Almost forgotten today, Lorna Moon wrote a book of short stories based on her home village of Strichen, after emigrating to America where she became a Hollywood scriptwriter. These three tales - deftly satirising the petty jealousies and hypocrisies of a small community - appalled her family and former neighbours when they first appeared in 1925. They are still as sharp and witty today.
28 pages, ISBN 1 902944 13 5 | £3.00.
BY SHUTTING the door to within three inches of the jamb, and moving her chair nearer the cat's hassock by the fire, old Kirsty could see Mistress MacNab's door and watch the mourners come and go.
She had been sitting there for three days, secretly watching, her dismay growing with every hour as she realised that it was possible that Mistress MacNab could carry her rage about the butter prize to the extent of not bidding her to see the corpse.
When Mistress MacKenty brought the startling news on Sunday evening that "Sandy MacNab had choked on a cold potato and hiccoughed himself to death," Kirsty had had a momentary qualm of doubt. She wished she hadn't openly scoffed at Mistress MacNab's butter and flaunted her own first prize on the way back from the show. It was "an unwise-like think to do with death so sure and life so uncertain; but who would expect a braw man like Sandy MacNab to choke to death on a potato?"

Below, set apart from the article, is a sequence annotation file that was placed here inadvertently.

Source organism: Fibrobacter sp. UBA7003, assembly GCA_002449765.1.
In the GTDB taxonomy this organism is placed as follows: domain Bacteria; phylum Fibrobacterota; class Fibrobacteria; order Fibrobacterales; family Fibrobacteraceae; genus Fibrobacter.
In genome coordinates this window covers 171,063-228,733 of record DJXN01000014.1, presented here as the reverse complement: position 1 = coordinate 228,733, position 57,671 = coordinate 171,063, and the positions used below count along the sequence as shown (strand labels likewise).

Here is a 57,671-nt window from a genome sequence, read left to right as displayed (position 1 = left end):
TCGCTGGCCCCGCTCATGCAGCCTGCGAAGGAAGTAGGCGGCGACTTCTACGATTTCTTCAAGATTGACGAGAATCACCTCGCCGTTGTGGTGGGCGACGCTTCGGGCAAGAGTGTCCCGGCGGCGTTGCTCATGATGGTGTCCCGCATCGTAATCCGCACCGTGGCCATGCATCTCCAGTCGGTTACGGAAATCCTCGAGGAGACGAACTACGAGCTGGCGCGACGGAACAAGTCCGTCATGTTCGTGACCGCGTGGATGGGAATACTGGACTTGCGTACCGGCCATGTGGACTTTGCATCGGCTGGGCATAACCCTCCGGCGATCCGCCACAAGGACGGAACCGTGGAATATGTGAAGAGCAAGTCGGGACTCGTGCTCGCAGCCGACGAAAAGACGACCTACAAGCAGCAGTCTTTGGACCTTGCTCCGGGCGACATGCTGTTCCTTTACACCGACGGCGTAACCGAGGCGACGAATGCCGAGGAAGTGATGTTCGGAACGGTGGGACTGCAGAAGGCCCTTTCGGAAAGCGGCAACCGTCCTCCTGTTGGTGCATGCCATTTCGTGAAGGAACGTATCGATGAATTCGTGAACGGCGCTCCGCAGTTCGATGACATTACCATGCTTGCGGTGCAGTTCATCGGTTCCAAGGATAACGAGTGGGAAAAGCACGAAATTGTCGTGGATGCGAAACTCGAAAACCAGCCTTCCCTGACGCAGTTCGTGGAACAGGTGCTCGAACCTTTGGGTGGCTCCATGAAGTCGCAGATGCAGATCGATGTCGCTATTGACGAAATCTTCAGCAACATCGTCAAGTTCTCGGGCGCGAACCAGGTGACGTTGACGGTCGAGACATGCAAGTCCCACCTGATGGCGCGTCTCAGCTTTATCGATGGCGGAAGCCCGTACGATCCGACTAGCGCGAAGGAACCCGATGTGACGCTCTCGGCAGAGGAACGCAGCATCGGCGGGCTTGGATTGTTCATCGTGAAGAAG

"And besides," she reflected, "Mistress MacNab, be she as angry as she may, would never bury Sandy without all the honour that was due to him." And who in all Drumorty would think of being buried without Kirsty Fraser to cry as the lid was screwed down? Had she no' cried at every funeral for forty-five years? And was it no' part and parcel of the ceremony for her to have a fit when the body was carried out? And was it no' true that the laddies of the village hung round the house of sorrow waiting for the chance to run for the doctor to bring her round?